Review: Doorly steps up to compile Souther Fried's fourth instalment of the Southern Fried & Tested series. There's over forty-five tracks on here so it should keep you moving and warm for the entire duration of the summer, not to mention Doorly's ingenious mixing and mash-up style. The compilation also spans many different sub-genres of house, from booty, electro, tech and more dancehall-inspired tunes, creating one hell of a party and one beauty of an addition to Southern Fried's catalogue! Check the "Big Booya" acappella!
Review: Arriving at a fifteenth release in little more than three years is no mean feat, and the Wolf Music crew have retained a standard of quality throughout that a few other labels could learn from. Once again switching the emphasis from artist release to a quartet of contributors, WOLF 15 opens with a killer Ron Basejam refix of recent Wolf anthem "Nowt" by James Welsh. Originally a louche slice of beatdown, "Nowt" stays at an even tempo in the hands of the Crazy P artist though there are all new levels of seductive funk added. Complementing this are three label debuts of varying style but equal quality, with Squarehead & Mella Dee (one half of Mista Men no less) opting for a brazen concoction of ruffed up garage rhythms and deep house emotions on "Get Together". Next up, breakout house duo Waze & Odyssey add Wolf to their growing CV with the effervescent cut up house rowdiness of "Feel My Voices" whilst South African producer Terrence Pearce might just steal our affections with the skippy, smudged delights of "Magic".
Review: Toolroom is back with the second instalment of the 'House Party' series, with Chicago veteran Gene Farris, the enigmatic Wh0 and ascendant duo Raumakustik closing out the summer in style with their respective mixes. Featuring 80 tracks from leading international names including Carl Cox who goes for a minimal vibe on his remix of Hannah Wants & Kevin Knapp's "Call Me", Hot Since 82 serves up something different than usual on the summertime vibe of "Rise", Saved chief Nic Fanciulli gets some spiritual and life-affirming vibes in effect on "Virgo", Hamburg disco stu Tensnake gives Dombresky & Boston Bun's "Stronger" a neon-lit makeover and label boss Mark Knight impresses with the funky house anthem "Tonight" ft. Chenai and Mr. V.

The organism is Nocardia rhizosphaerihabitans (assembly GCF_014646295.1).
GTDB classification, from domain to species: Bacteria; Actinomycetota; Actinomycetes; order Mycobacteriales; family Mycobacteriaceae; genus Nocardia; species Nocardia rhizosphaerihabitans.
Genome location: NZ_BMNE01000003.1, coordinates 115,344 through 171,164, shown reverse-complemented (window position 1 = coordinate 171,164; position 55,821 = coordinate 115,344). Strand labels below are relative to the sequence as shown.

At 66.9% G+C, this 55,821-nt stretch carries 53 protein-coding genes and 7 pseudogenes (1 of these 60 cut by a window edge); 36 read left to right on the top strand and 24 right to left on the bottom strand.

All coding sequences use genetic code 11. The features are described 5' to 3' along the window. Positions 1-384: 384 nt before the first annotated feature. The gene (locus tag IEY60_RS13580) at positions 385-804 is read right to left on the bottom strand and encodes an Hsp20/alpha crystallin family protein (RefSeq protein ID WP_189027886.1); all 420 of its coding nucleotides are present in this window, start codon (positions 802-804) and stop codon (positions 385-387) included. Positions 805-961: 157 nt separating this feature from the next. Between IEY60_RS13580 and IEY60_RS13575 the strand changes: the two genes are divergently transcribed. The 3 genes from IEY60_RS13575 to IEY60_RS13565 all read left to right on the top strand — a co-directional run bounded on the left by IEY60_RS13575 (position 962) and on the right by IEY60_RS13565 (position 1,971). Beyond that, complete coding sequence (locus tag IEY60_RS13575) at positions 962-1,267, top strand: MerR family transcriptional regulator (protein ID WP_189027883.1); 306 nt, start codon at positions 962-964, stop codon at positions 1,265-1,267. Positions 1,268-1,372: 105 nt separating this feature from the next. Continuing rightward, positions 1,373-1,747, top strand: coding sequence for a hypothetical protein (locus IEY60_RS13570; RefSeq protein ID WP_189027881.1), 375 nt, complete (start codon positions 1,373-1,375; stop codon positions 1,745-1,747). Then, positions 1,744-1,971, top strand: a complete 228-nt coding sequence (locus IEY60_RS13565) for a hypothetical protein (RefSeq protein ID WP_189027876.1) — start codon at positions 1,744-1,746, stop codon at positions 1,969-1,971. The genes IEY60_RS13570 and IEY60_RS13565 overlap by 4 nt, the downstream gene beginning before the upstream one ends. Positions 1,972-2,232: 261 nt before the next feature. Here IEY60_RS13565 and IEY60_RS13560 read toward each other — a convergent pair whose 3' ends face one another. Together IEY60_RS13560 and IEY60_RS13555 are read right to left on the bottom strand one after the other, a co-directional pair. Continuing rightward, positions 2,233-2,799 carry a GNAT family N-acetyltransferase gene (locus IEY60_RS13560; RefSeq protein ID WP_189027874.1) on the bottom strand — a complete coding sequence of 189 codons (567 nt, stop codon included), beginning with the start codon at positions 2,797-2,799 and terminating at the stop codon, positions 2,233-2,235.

Review: This is not the first compilation to drop whose sole aim is to raise funds for NHS Chartities Together - R&S Records and Bass Agenda both delivered similarly epic sets - but "Care4Life" may well be the strongest and most diverse. As you'd expect, each one of the 45 tracks is previously unreleased, and the cast list reads like a who's who of dance music culture. Notable highlights include an ultra-deep, saucer-eyed number from Daniel Avery, an unheard rework of the Chemical Brothers' "Catch Me I'm Falling", a superb revision of Harvey's Locussolus project by Kiwi, Matthew Herbert in jazzy broken beat mode, a rare solo outing from Optimo's JD Twitch, a rip-roaring rave workout from Jas Shaw, and thumping peak-time bangers from Dusky, Eats Everything and Patrick Topping.
E Is For Edible (continuous DJ mix) - (58:56) 126 BPM
Review: Despite being just two years old, Nick Harris and Eats Everything's label has established itself as one of modern house music's most promising imprints. This collection, which features tracks from Edible's first ten releases, shows why. It begins with the jerky groove, prowling bass and vocal screeches of Lord Leopard's "Mark of Passion", while Lauren Lane's "Diary of a Madwoman" documents a darker, less party-focused take on Edible's rhythm-heavy, off-beat sound. Brett Johnson, whose work has undoubtedly inspired many of the artists on the label, makes an appearance with the driving, heads-down "Jack", while Rhythm Masters deliver a disco-heavy take on the sound with "Feel Your Love". All in all, this compilation is good enough to eat.
Review: Listening to Miami 2014 it sounds like this year's WMC will be dominated by interpretations of classic US house. Prok & Fitch's "South Keys (original club mix)" is a storming tribal affair, while the key changes and heavy low end on My Digital Enemy's "Change" is reminiscent of New Jersey garage. Garage of a UK variety is audible on the rolling snares and rubbery bassline of Hot Since 82 's "Hot's Groove", but in the main, this compilation is US-dominated. Piemont's "Microsleep (original mix)" recalls the darkest excesses of Armand Van Helden house, replete with scary sirens, while the Kevin Knapp take on Richy Ahmed's "The Drums" is a clap-heavy Chicago jam.
Review: Not content just releasing surefire grooves on Relief, Unknown To The Unknown, Edible and their highly popular W&O Street Tracks - British duo Waze & Odyssey get stuck straight in for their new effort on Hottrax. "Shape" will entrance you with its sublime melody, airy pads and steady rhythms on this evocative and highly engineered production. It offers up something a bit different from Jamie Jones' label of late - well known for its no nonsense tough rolling grooves of the darker variety. A remix comes from fellow Londoners No Rules (Tommy Boy/Future State) who deliver a swinging and tripped-out minimal house rendition that's perfect for the afterhours.
Review: London duo Waze & Odyssey have a long track record in delivering raucous, upbeat dance floor tracks, while their W&O Street Tracks label has put out killer EPs from like-minded producers, including Ejeca and Mella Dee. On this occasion, it's the turn of the label owners. There is no doubt that "All of Us" will burn up dance floors. Based on a phased, buzzing bass and skipping, insistent beats, dissected vocals and detuned riffs weave their way in and out of a massive break down. Equal parts electro house, grime and garage, this is a brash, brilliant release that consolidates Waze & Odyssey's reputation.